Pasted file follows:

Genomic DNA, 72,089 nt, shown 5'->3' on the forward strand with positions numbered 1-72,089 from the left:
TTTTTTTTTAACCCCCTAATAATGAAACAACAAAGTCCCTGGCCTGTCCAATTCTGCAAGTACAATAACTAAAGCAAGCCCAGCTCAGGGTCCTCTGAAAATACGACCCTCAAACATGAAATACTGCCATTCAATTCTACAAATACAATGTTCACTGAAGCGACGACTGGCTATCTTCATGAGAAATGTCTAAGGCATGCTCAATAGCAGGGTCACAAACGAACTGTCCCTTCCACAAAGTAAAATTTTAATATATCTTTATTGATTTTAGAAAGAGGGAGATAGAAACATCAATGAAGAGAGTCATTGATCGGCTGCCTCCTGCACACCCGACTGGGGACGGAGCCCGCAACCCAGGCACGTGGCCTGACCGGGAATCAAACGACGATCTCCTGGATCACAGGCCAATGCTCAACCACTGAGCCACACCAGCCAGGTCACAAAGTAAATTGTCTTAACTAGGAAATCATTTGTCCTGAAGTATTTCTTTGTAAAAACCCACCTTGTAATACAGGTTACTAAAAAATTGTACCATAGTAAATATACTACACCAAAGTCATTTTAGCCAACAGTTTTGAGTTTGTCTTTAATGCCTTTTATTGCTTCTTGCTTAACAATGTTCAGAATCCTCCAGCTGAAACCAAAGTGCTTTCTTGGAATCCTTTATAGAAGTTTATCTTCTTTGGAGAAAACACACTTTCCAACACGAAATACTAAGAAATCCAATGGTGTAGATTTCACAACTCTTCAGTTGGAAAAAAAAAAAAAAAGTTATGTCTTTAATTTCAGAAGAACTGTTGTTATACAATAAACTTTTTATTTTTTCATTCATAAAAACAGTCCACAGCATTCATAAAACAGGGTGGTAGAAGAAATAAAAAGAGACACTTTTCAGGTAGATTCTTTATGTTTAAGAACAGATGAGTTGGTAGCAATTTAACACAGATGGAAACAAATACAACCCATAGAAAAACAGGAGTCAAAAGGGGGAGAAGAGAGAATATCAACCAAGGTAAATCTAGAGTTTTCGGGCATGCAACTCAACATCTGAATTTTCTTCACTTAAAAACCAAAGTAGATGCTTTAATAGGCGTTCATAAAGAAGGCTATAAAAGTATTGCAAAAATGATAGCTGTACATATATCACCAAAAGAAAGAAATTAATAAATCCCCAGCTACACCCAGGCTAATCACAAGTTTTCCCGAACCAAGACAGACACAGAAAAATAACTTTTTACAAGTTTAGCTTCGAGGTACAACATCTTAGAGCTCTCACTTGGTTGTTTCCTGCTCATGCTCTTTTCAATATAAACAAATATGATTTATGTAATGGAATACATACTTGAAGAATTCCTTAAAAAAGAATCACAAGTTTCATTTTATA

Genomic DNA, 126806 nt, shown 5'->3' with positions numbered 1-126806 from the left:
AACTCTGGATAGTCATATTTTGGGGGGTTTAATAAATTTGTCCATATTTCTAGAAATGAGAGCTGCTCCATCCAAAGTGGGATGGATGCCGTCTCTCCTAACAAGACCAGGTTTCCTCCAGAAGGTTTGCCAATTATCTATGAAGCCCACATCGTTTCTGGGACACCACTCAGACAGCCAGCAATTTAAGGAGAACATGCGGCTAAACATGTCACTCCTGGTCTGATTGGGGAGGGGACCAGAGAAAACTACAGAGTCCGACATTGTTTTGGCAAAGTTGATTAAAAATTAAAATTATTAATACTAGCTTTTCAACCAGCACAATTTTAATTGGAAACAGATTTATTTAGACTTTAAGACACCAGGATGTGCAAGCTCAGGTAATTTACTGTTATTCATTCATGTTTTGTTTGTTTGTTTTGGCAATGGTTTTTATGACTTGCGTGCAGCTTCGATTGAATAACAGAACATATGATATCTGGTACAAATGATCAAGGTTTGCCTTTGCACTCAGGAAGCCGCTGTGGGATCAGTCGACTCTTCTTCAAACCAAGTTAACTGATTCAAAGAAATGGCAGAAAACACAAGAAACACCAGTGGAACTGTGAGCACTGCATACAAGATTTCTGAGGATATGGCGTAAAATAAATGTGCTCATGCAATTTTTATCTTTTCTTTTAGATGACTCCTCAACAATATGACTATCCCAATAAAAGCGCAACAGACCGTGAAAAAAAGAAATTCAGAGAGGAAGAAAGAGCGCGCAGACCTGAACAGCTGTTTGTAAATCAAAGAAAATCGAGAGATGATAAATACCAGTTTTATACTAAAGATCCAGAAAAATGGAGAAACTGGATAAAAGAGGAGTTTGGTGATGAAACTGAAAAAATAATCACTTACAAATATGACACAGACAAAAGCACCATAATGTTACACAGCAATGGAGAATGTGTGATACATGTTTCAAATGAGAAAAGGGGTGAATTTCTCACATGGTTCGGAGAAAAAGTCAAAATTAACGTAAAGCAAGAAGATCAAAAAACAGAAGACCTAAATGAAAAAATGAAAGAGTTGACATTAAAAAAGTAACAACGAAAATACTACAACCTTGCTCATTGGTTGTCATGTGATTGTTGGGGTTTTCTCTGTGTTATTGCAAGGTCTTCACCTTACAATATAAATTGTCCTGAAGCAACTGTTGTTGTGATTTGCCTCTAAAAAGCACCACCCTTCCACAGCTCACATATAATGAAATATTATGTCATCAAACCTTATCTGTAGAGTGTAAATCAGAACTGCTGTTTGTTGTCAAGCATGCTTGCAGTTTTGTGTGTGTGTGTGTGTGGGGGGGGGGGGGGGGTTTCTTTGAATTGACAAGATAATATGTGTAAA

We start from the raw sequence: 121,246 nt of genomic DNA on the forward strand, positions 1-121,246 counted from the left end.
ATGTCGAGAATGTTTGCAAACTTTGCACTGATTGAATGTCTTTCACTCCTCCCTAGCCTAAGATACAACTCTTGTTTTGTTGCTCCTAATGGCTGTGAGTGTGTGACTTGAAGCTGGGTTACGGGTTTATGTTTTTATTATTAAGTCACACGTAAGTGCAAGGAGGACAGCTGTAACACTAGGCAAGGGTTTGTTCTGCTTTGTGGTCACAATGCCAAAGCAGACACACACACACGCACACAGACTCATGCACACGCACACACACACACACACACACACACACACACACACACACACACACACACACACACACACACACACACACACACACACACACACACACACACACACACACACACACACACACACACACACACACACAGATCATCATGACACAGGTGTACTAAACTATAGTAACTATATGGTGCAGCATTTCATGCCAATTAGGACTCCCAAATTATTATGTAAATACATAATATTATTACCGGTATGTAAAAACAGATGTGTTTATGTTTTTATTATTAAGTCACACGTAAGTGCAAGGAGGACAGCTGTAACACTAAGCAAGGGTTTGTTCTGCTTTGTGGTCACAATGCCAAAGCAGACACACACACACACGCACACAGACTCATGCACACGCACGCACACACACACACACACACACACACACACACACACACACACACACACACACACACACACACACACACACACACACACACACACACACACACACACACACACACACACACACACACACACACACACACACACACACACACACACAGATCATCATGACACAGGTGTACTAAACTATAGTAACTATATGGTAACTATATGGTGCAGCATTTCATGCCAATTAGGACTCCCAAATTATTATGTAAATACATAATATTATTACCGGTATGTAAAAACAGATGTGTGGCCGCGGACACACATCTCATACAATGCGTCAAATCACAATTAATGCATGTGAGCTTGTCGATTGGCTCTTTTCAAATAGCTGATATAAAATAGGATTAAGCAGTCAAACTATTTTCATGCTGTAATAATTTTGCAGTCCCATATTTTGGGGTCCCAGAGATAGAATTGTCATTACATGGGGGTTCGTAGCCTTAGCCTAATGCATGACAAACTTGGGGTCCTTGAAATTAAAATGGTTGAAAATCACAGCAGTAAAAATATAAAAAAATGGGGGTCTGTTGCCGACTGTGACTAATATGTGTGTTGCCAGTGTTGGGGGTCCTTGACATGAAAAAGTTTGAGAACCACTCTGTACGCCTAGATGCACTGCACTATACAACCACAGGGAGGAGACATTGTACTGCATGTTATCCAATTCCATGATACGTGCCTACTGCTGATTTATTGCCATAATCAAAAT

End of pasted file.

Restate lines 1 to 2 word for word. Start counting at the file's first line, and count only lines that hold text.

Genomic DNA, 72,089 nt, shown 5'->3' on the forward strand with positions numbered 1-72,089 from the left:
TTTTTTTTTAACCCCCTAATAATGAAACAACAAAGTCCCTGGCCTGTCCAATTCTGCAAGTACAATAACTAAAGCAAGCCCAGCTCAGGGTCCTCTGAAAATACGACCCTCAAACATGAAATACTGCCATTCAATTCTACAAATACAATGTTCACTGAAGCGACGACTGGCTATCTTCATGAGAAATGTCTAAGGCATGCTCAATAGCAGGGTCACAAACGAACTGTCCCTTCCACAAAGTAAAATTTTAATATATCTTTATTGATTTTAGAAAGAGGGAGATAGAAACATCAATGAAGAGAGTCATTGATCGGCTGCCTCCTGCACACCCGACTGGGGACGGAGCCCGCAACCCAGGCACGTGGCCTGACCGGGAATCAAACGACGATCTCCTGGATCACAGGCCAATGCTCAACCACTGAGCCACACCAGCCAGGTCACAAAGTAAATTGTCTTAACTAGGAAATCATTTGTCCTGAAGTATTTCTTTGTAAAAACCCACCTTGTAATACAGGTTACTAAAAAATTGTACCATAGTAAATATACTACACCAAAGTCATTTTAGCCAACAGTTTTGAGTTTGTCTTTAATGCCTTTTATTGCTTCTTGCTTAACAATGTTCAGAATCCTCCAGCTGAAACCAAAGTGCTTTCTTGGAATCCTTTATAGAAGTTTATCTTCTTTGGAGAAAACACACTTTCCAACACGAAATACTAAGAAATCCAATGGTGTAGATTTCACAACTCTTCAGTTGGAAAAAAAAAAAAAAAGTTATGTCTTTAATTTCAGAAGAACTGTTGTTATACAATAAACTTTTTATTTTTTCATTCATAAAAACAGTCCACAGCATTCATAAAACAGGGTGGTAGAAGAAATAAAAAGAGACACTTTTCAGGTAGATTCTTTATGTTTAAGAACAGATGAGTTGGTAGCAATTTAACACAGATGGAAACAAATACAACCCATAGAAAAACAGGAGTCAAAAGGGGGAGAAGAGAGAATATCAACCAAGGTAAATCTAGAGTTTTCGGGCATGCAACTCAACATCTGAATTTTCTTCACTTAAAAACCAAAGTAGATGCTTTAATAGGCGTTCATAAAGAAGGCTATAAAAGTATTGCAAAAATGATAGCTGTACATATATCACCAAAAGAAAGAAATTAATAAATCCCCAGCTACACCCAGGCTAATCACAAGTTTTCCCGAACCAAGACAGACACAGAAAAATAACTTTTTACAAGTTTAGCTTCGAGGTACAACATCTTAGAGCTCTCACTTGGTTGTTTCCTGCTCATGCTCTTTTCAATATAAACAAATATGATTTATGTAATGGAATACATACTTGAAGAATTCCTTAAAAAAGAATCACAAGTTTCATTTTATA